Open AppDelegate.swift and add the above code snippet to application(_:didFinishLaunchingWithOptions:). If you run the application in the simulator, the output in the console should look something like this:

However, if you run the application on a physical device, the output looks a bit different as you can see below. The application sandbox and the limitations imposed are identical, though.

Retrieving the path to the application’s Documents directory requires a bit more work as you can see in the next code snippet.

We invoke the NSSearchPathForDirectoriesInDomains() function, which is defined in the Foundation framework. As the first argument, we pass in DocumentDirectory of type NSSearchPathDirectory to indicate that we’re only interested in the application’s Documents directory. The second and third argument are of less importance for our discussion. The function returns an array of type [String], containing one result, the path to the application’s Documents directory.

Why Sandboxing?

What is the benefit of sandboxing? The primary reason for sandboxing applications is security. By confining applications to their own sandbox, compromised applications cannot cause damage to the operating system or other applications.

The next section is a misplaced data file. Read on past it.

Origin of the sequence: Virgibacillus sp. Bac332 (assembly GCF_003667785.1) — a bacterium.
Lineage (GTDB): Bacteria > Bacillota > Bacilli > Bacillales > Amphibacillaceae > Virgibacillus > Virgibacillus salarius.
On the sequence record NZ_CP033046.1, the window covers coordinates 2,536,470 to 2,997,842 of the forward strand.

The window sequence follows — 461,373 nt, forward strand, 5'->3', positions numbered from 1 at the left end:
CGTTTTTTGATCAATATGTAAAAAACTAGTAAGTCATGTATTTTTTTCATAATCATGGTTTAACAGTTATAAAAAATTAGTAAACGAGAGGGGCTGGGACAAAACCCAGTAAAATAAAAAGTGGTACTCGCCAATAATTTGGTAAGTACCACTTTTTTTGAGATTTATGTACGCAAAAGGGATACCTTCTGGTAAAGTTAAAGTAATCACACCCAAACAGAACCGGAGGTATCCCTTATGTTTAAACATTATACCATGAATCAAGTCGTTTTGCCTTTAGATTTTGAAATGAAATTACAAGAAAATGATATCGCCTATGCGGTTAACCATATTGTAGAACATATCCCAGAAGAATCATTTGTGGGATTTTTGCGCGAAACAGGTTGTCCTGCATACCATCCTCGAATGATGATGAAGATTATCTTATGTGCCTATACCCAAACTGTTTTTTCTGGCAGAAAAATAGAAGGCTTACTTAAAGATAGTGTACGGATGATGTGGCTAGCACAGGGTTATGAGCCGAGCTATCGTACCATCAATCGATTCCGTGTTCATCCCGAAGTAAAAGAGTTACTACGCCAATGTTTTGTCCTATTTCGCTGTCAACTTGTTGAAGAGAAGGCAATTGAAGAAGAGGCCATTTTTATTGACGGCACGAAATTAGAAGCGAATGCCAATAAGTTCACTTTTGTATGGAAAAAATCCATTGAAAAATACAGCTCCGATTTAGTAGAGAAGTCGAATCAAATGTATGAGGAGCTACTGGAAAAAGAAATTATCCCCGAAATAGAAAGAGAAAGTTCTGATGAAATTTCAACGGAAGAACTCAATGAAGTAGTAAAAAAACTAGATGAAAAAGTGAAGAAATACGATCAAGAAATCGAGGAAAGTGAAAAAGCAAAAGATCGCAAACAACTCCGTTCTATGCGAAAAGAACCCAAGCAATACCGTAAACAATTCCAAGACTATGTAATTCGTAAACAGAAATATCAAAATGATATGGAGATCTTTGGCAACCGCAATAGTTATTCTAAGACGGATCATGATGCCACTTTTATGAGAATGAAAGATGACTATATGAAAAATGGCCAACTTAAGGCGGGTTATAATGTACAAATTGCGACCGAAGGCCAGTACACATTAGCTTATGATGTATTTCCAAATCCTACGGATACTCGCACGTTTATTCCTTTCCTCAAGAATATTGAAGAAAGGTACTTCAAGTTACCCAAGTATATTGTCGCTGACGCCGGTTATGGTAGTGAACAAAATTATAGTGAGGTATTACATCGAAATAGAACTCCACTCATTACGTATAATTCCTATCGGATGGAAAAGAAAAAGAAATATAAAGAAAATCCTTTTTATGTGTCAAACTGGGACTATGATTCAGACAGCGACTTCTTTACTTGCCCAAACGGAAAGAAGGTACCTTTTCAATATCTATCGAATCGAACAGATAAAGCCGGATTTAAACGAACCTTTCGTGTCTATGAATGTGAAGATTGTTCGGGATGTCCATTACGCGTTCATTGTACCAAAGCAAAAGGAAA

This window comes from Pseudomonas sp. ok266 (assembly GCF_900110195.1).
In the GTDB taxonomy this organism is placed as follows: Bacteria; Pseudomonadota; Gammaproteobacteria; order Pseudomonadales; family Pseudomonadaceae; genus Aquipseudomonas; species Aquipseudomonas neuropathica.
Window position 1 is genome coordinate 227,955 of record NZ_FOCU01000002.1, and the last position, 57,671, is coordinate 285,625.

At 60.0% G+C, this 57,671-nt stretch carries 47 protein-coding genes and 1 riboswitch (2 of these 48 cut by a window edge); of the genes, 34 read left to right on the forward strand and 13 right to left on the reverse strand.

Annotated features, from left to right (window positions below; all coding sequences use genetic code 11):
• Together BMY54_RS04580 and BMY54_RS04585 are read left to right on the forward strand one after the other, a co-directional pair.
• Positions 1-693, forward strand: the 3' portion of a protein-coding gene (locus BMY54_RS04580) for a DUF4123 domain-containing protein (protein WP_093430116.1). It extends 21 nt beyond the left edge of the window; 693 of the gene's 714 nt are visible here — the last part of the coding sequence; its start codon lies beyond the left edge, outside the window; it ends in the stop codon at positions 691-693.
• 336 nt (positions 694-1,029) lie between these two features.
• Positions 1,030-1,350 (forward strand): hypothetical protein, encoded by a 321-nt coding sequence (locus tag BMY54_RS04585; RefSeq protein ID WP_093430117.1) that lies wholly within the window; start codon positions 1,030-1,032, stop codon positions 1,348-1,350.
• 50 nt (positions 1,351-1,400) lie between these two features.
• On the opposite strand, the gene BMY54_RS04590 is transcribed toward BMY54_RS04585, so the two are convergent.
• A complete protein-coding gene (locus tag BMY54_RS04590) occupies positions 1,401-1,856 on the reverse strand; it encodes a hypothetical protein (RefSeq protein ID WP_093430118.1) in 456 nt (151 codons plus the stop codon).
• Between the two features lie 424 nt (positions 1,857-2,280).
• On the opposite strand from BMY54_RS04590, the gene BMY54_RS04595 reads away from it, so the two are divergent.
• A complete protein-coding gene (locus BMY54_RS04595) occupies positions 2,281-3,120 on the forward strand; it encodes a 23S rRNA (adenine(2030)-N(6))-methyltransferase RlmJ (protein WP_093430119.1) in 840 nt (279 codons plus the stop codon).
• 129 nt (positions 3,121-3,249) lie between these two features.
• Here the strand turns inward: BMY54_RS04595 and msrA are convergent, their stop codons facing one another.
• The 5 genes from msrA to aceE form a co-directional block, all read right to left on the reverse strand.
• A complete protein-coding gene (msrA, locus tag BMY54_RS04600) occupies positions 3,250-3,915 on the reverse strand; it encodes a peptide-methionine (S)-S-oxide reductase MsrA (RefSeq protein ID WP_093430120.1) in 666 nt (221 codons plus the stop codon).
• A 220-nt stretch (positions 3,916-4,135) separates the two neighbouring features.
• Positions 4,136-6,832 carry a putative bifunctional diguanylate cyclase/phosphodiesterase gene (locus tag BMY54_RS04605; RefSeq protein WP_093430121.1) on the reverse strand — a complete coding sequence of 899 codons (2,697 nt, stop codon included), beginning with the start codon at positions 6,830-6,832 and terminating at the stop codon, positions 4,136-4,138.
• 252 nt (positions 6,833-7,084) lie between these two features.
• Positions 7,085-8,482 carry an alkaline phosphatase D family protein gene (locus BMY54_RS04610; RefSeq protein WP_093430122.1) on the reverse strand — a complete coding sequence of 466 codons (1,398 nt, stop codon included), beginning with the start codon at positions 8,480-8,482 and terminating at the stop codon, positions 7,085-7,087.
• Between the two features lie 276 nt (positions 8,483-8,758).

By compromised applications, I mean both applications that have been hacked, applications that are intentionally malicious, as well as applications that contain critical bugs that may inadvertently cause damage.

Even though applications are sandboxed on the iOS platform, applications can request access to certain files or assets that are outside of their application sandbox through a number of system interfaces. An example of this is the music library stored on a device. Know, however, that the system frameworks are in charge of any operations related to file access.

What Goes Where?

Even though you can do pretty much anything you want in your application’s sandbox, Apple has provided a few guidelines with regards to what should be stored where. It’s important to know about these guidelines for several reasons. When an iOS device is backed up to your computer or to iCloud, not all the files in the sandbox are included in the backup.

The tmp directory, for example, should only be used for temporarily storing files. The operating system is free to empty this directory at any time, for example, when the device is low on disk space. The tmp directory isn’t included in backups.

The Documents directory is meant for user data, whereas the Library directory is used for application data that isn’t strictly tied to the user. The Caches directory in the Library directory is another directory that isn’t backed up.